JACKSONVILLE, Fla. – Florida Governor Rick Scott honored more than 240 Florida veterans with the Governor's Veterans Service Award Tuesday at the National Guard Armory on Jacksonville's Westside.
"I was so thrilled," said Air Force veteran Barby Ramsey.
One-by-one, Scott presented a token of his appreciation and thanked each of the 244 service members.
"Every one of these veterans has a story. We had somebody that just turned 100 years old, served with General Patton. It's really fun to hear all of their stories," Scott said.
They each have stories to tell, including stories of strength.
"Being with people from all over the world enlightened me and gave me the courage to go out and meet people," Ramsey said. "It makes you appreciate so much what we have and I've been grateful all of these years that I was able to travel and meet interesting people."
And they have stories of overcoming fear at war.
"I have a hard time dealing with it. Most of us don't like to talk about it," said Navy veteran George Tatlas. "When you're a young person, 22 years old, it's terrifying."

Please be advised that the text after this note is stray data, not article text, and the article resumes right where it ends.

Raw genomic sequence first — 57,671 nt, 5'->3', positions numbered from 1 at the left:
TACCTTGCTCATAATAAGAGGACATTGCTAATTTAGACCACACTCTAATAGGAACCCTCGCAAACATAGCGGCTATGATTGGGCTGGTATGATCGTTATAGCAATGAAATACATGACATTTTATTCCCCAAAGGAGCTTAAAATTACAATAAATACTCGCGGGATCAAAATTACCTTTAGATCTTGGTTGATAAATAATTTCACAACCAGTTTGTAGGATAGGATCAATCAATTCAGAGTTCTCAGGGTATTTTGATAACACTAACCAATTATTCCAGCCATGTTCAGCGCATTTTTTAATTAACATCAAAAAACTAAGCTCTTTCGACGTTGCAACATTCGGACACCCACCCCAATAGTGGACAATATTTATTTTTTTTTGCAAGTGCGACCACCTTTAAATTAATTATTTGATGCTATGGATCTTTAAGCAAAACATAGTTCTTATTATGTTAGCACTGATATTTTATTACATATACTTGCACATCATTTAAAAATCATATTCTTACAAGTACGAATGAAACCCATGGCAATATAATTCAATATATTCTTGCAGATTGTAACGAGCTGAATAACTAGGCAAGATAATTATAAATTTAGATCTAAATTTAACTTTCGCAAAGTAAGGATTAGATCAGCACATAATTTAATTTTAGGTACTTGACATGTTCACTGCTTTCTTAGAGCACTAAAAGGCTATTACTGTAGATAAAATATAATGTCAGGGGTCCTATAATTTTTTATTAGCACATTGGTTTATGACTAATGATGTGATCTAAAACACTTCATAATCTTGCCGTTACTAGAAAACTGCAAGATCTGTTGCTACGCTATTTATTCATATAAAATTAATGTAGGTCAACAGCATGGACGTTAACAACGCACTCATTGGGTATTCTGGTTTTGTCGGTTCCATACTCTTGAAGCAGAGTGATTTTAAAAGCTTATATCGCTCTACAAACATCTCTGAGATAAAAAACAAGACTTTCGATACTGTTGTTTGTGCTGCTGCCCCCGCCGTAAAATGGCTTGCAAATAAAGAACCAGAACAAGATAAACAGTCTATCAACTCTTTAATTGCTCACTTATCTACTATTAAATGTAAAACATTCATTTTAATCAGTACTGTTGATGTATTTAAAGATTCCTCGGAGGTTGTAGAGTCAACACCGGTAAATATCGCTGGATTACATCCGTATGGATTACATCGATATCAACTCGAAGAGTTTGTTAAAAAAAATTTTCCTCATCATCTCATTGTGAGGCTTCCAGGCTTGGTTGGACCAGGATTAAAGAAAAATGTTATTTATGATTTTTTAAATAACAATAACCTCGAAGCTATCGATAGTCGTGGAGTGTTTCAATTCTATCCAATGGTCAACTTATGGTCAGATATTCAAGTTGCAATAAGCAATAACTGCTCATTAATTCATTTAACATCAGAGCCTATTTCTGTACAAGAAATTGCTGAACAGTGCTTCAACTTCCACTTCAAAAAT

Most of the veterans who attended the ceremony met for the first time, but said they all have an unspoken bond.
"We're a brotherhood because, in spite of the 100-year-old gentleman from WWII or one of our youngest veterans at the age of 22, this is a unique club that most civilians will never understand," Tatlas said.
It may be just a medal, but to the veterans who received it, it means so much more.
"It means that somebody still cares. That's what it means," said Marine Corps veteran William Karandos. "It makes us feel like we're part of something again."
The veterans said if they could go back, they would not think twice about serving all over again.
"Most of the people in this room that you see that are Vietnam veterans volunteered because we cared about our country and we cared about what the flag stood for," Tatlas said.